What We Are Learning About Learning Networks [CIES 2024 Presentation]

The USAID Leading Through Learning Global Platform (LTLGP) and USAID Improving Learning Outcomes for Asia (ILOA) presented a panel at the 2024 CIES Conference on what each project has been learning about establishing and implementing learning networks. Presentations from three USAID learning networks (HELN, GRN, ECCN) and one regional hub managed by LTLGP along with a presentation from ILOA discuss how each learning network utilizes collaboration, learning, and adapting (CLA) to assess how well their networks are reaching and meeting the needs of their members and how they have adapted and adjusted their networks based on CLA fedback.

Lessons Learned from Studies of EFL Teacher Professional Development in Uzbekistan [CIES 2024 Presentation]

This presentation summarizes the achievements, challenges, and recommendations from previous studies conducted as part of the Uzbekistan Education for Excellence Program. These studies focused on teacher professional development (TPD) and the implementation of innovative teaching practices in Uzbekistan's public schools. The Program conducted a multi-phased Status of Instruction Study (SIS) to gain insights into instructional resources and practices. The study collected feedback from teachers on resource usage, lesson planning, available resources in schools and classrooms, instructional techniques, and engagement in school based communities of practice. The findings influenced the customization and development of student textbooks, teacher's guides, and TPD approaches. The study used the Framework for Teaching (FFT) developed by The Danielson Group to guide the research and ensure consistency across subjects (ULA, Math, ICT, and EFL). SIS2, conducted online via Telegram channels shared by the Ministry of Preschool and School Education (MoPSE), employed a descriptive quantitative design considering the impact of COVID-19. In addition, the Program undertook the Teacher Support System Study (TSSS). The TSSS examined the existing teacher support system in Uzbekistan, including self-directed and school-level professional development activities. The study focused on instructional coaching, peer-to-peer support, and training. The studies used a combination of online surveys and in-person training sessions. Data from teachers, school directors, and methodologists were analyzed through descriptive quantitative and qualitative content analysis. The effectiveness of virtual training programs, the teacher support system, and the implementation of student textbooks and teacher guides were examined. Finally, the Program undertook the Teacher Guide Uptake Study (TGUS) augmenting the online SIS and TSSS surveys with classroom observations over a school year. Findings indicated a shift towards student-centered teaching approaches, but highlighted the need for lesson planning support, creative adaptation of teaching materials, and opportunities for instructional coaching and peer support. Recommendations included providing comprehensive teacher guides and online courses, improving assessment guidance, enhancing coaching processes, and utilizing existing collaboration platforms. The studies offer valuable insights into TPD and instructional practices in Uzbekistan's public schools. The presentation highlights lessons learned from combining online with classroom observation data over time.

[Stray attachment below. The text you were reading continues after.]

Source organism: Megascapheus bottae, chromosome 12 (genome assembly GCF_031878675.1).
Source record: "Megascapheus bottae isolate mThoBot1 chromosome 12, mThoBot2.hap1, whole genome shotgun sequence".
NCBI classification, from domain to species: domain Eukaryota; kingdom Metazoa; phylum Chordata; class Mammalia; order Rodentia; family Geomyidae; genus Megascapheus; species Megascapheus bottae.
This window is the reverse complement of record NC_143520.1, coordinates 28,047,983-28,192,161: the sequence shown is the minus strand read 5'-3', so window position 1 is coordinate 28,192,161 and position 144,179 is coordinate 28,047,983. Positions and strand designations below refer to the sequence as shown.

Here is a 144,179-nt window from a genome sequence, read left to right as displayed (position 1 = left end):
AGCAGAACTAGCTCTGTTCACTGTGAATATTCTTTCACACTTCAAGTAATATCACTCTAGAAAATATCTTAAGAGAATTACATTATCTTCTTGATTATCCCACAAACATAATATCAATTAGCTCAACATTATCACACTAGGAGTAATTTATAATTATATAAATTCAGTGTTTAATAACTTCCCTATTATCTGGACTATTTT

To Nudge or Not to Nudge: Improving implementation and practice to achieve learning for all [CIES 2024 Presentation]

The theme of CIES asks our society of academics and practitioners to confront the ways in which education is a space of debate and contestation, and how stakeholders both internal and external to education systems seek to effect change (or maintain the status quo). The behavioral science perspective is not new to international education. It has often been presented from different research perspectives, including teacher mental models of teacher beliefs (Saberwal et. al., 2018), and the social aspects of educational change (Fullan, 2015). However, recent interest has shifted focus on the understanding of education systems change using a behavioral science lens (Ajani 2022). This perspective is important as education systems programming is frequently designed without a true understanding of how individuals will respond to change (Jeevan and Hwa, 2022). The presentations present studies which examine teachers, caregivers, and instructional practice and change within an education system. What new insights do we have and how might they influence policy and implementation for education systems change? This deck includes the following presentations and authors: From access to learning to nudging: Why behavioral science might be the next new best thing in education improvement programs (Amber Gove, RTI International), More of this and less of that: How a behavioral science lens suggests alternative approaches to education program design & implementation (Simon King, Creative Associates), Peer-to-Peer Learning: The Power of Social Networks in Adoption of New Pedagogies (Elizabeth Marsden, RTI International), and Supporting Caregivers of Young Children in South Africa to Engage in Play (Carolina Better, Ideas42).